Circling the Drain

This year has been usual in terms of my creative output.  As a result of trying to balance time in the studio and spending more time on my photography my painting productivity has dropped.  In the previous two years I averaged thirty paintings in twelve months and this year I’ve barely completed a dozen.  Submitting work for exhibits, maintaining business records, and researching grants not only takes time it often results in creative ‘pauses’.  If you experience this in your work one of the ’52 Ways to Nurture Your Creativity’ (by Lynn Gordon) provides ideas on how to re-focus and re-charge.

The card is titled ‘Brain Drain’ and gives this advice – “Creative expression may seem to spring from the movement of a paintbrush across the artist’s canvas or the vibration of the vocal chords through the singer’s lips.  But the origin of creativity lies much deeper; it’s actually the percolation of the unconscious that bubbles up onto the canvas or into the concert hall.  To tap into that source, slow down, tune out the static, and rest the brain.  Go to the local Zen center (or your bedroom closet), meditate for an hour, and note the thoughts that struggle to the surface.  Take a nap and write down what you dream.  Or be your own analyst – lie down close your eyes, and just start talking.”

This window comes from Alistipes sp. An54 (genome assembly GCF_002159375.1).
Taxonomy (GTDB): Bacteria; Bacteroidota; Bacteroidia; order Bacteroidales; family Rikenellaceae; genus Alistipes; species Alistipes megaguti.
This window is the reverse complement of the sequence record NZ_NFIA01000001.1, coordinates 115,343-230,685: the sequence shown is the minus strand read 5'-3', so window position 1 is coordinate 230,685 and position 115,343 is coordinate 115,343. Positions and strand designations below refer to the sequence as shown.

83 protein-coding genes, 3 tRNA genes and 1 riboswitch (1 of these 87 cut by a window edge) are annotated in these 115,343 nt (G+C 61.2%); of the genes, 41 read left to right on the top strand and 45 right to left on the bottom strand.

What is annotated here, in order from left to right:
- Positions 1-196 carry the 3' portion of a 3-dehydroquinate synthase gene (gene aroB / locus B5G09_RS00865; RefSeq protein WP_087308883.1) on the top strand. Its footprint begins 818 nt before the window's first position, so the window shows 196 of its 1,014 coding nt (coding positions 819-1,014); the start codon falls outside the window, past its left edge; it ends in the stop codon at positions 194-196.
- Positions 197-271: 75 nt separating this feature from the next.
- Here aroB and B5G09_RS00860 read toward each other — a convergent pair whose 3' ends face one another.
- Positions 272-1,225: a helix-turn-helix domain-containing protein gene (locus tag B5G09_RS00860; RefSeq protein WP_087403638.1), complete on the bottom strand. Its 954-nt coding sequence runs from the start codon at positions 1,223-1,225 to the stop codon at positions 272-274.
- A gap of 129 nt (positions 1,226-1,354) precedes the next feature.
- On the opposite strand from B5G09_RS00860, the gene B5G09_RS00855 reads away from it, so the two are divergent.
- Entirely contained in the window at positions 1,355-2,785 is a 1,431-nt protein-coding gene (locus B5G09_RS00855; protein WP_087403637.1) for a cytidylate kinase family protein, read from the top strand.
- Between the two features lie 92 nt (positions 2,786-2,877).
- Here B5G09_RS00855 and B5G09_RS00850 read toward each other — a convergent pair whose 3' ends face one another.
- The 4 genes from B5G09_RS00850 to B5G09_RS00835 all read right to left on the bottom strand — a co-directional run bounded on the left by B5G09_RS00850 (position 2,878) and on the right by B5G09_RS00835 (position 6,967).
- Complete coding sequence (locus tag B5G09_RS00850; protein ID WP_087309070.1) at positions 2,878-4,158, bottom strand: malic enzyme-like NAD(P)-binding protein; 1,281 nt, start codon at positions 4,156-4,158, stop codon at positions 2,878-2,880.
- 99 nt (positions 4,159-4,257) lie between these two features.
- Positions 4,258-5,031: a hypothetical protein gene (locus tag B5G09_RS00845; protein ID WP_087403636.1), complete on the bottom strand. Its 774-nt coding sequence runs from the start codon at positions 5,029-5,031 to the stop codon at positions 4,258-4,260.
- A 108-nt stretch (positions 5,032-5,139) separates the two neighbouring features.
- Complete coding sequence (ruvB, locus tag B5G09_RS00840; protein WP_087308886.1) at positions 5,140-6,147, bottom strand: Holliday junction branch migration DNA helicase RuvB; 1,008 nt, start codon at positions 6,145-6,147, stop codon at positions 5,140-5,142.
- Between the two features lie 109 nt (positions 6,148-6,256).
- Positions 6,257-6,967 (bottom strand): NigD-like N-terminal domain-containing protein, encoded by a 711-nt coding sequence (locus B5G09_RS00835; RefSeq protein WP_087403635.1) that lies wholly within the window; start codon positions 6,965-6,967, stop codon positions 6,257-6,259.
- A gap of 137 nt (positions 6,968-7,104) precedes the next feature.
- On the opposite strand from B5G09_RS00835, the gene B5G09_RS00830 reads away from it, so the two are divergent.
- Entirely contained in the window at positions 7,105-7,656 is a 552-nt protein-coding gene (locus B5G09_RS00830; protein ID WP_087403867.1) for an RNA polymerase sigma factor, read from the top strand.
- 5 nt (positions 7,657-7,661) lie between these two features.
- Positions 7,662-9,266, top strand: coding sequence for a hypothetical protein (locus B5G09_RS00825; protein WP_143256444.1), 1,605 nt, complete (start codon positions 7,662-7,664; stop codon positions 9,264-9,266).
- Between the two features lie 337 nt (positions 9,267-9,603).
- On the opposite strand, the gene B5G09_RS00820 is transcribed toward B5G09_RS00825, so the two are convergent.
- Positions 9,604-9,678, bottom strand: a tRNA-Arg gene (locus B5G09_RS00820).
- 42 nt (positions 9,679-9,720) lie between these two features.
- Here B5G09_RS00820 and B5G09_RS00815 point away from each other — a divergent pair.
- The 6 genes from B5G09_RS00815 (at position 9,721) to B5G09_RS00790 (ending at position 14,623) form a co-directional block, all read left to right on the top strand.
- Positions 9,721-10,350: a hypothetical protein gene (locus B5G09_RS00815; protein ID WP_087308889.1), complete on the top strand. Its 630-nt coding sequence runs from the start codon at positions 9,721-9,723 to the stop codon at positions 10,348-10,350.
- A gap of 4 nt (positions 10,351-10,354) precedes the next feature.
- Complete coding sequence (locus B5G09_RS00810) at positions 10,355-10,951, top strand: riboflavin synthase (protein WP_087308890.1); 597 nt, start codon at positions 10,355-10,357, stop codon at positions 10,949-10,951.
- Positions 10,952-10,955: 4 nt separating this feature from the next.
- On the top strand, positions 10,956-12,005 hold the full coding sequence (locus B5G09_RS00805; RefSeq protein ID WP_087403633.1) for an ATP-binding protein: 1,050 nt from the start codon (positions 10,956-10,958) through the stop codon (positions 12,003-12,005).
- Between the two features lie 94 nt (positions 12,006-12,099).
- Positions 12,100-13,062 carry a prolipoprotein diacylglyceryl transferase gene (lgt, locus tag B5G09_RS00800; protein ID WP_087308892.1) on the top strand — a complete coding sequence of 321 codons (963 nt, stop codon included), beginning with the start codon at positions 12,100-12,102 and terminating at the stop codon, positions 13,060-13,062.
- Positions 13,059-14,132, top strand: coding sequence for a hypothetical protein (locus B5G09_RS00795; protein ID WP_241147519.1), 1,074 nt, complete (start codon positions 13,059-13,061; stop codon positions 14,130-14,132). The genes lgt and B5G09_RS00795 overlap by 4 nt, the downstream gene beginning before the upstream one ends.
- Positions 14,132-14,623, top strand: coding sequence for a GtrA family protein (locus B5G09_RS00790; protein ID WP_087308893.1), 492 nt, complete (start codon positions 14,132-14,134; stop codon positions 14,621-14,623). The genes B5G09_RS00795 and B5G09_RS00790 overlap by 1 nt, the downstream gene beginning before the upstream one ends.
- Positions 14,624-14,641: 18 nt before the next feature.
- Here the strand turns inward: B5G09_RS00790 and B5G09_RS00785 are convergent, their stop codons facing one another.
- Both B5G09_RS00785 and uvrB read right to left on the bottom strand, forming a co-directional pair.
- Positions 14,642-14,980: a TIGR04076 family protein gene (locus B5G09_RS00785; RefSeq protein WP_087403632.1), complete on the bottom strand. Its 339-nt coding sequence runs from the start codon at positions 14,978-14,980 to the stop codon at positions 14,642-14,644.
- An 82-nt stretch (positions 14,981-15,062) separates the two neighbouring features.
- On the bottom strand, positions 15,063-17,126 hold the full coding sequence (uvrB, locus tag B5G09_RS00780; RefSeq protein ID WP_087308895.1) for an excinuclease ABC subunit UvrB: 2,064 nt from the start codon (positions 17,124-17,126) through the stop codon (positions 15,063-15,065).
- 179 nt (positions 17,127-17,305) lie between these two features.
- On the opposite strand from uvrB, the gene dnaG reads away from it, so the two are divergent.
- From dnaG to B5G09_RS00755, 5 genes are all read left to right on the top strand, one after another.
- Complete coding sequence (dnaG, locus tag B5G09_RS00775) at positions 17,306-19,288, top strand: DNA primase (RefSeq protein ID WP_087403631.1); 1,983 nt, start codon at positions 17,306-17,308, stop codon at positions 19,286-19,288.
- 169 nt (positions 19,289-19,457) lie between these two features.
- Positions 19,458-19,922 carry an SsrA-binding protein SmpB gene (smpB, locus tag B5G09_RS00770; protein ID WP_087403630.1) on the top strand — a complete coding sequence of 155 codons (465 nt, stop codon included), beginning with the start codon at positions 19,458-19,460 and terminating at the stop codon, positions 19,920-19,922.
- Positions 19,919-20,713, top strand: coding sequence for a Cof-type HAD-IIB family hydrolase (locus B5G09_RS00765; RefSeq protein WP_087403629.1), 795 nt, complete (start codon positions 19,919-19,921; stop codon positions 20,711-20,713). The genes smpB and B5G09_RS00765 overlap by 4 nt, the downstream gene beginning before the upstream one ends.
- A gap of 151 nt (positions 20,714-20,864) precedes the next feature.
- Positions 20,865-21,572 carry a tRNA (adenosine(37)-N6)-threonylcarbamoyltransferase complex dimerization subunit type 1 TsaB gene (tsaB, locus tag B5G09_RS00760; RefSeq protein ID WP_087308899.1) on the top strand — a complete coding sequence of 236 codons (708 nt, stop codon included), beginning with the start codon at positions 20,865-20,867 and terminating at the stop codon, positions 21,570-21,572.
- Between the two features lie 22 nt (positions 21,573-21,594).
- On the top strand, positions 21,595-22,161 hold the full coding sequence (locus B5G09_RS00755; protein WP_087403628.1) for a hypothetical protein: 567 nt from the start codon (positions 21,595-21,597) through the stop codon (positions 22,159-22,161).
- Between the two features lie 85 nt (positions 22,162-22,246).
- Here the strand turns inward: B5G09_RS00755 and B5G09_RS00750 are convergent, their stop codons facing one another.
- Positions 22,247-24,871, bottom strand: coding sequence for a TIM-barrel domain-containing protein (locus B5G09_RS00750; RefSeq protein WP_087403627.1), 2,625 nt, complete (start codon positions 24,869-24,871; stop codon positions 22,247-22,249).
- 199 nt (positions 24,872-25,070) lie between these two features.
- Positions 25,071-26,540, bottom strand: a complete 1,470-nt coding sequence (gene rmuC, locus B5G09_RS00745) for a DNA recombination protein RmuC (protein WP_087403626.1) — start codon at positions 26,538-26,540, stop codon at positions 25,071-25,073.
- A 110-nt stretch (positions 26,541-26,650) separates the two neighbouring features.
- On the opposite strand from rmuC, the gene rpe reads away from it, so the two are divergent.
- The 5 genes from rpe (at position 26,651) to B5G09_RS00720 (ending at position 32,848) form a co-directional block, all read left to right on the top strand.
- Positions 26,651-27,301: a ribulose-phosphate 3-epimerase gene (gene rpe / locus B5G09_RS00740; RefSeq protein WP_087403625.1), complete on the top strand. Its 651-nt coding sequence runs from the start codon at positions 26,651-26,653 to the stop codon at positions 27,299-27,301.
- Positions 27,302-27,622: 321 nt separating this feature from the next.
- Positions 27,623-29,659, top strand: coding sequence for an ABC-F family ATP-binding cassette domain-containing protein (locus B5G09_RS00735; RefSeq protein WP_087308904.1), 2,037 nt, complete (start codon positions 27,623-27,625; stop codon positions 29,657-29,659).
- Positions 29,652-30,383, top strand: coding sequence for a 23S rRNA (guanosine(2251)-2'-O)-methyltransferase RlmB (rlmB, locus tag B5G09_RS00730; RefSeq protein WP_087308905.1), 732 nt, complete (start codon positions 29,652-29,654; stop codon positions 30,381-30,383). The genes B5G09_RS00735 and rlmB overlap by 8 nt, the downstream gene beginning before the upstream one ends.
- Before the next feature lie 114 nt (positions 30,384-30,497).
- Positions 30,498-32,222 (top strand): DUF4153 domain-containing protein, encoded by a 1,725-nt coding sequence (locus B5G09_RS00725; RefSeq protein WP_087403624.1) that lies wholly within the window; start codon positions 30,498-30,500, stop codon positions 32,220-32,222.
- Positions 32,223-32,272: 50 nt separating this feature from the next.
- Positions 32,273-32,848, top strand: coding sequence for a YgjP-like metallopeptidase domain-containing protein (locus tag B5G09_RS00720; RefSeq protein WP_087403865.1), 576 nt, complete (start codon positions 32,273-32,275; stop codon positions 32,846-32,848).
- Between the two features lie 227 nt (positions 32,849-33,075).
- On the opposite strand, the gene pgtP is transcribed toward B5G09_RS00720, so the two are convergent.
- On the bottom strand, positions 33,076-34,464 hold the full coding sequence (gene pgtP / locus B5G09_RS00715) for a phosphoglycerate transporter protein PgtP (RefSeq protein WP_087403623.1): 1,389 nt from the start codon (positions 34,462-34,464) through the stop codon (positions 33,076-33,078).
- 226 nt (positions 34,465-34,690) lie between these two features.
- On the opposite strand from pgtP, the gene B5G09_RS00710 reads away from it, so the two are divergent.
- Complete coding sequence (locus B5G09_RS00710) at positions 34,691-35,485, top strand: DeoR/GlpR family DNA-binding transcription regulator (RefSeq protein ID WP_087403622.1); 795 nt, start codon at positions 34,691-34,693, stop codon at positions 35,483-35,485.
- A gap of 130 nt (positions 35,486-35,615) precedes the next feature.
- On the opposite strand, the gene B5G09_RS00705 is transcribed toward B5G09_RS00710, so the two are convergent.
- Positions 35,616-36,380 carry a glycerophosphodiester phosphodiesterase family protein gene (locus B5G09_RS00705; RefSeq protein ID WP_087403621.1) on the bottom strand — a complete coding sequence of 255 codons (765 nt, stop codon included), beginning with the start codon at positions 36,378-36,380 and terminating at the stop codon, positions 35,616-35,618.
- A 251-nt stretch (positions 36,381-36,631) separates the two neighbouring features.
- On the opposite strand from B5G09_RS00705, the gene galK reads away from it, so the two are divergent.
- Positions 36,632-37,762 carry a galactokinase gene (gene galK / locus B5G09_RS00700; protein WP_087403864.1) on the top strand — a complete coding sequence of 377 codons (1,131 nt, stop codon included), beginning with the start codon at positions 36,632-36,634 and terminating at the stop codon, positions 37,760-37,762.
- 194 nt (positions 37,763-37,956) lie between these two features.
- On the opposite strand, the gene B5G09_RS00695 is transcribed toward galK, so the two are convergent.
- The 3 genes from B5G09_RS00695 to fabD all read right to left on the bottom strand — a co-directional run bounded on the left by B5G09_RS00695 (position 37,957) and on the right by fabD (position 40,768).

While meditation was viewed by Western civilization initially as a purely spiritual practice it has since been shown to have physical benefits as well.  “Studies show that meditation is associated with improvement in a variety of psychological areas, including stress, anxiety, addiction, depression, eating disorders and cognitive function, among others. There’s also research to suggest that meditation can reduce blood pressure, pain response, stress hormone levels and even cellular health.”  Most importantly, from an artistic perspective, meditation can substantially improve creativity.

So whether it’s meditation, sleep, talking to yourself, journaling or some other technique for reducing ‘brain drain’ and improving your creativity don’t let stress and activity sap your creative energies; find your way to refill your creative reserves.

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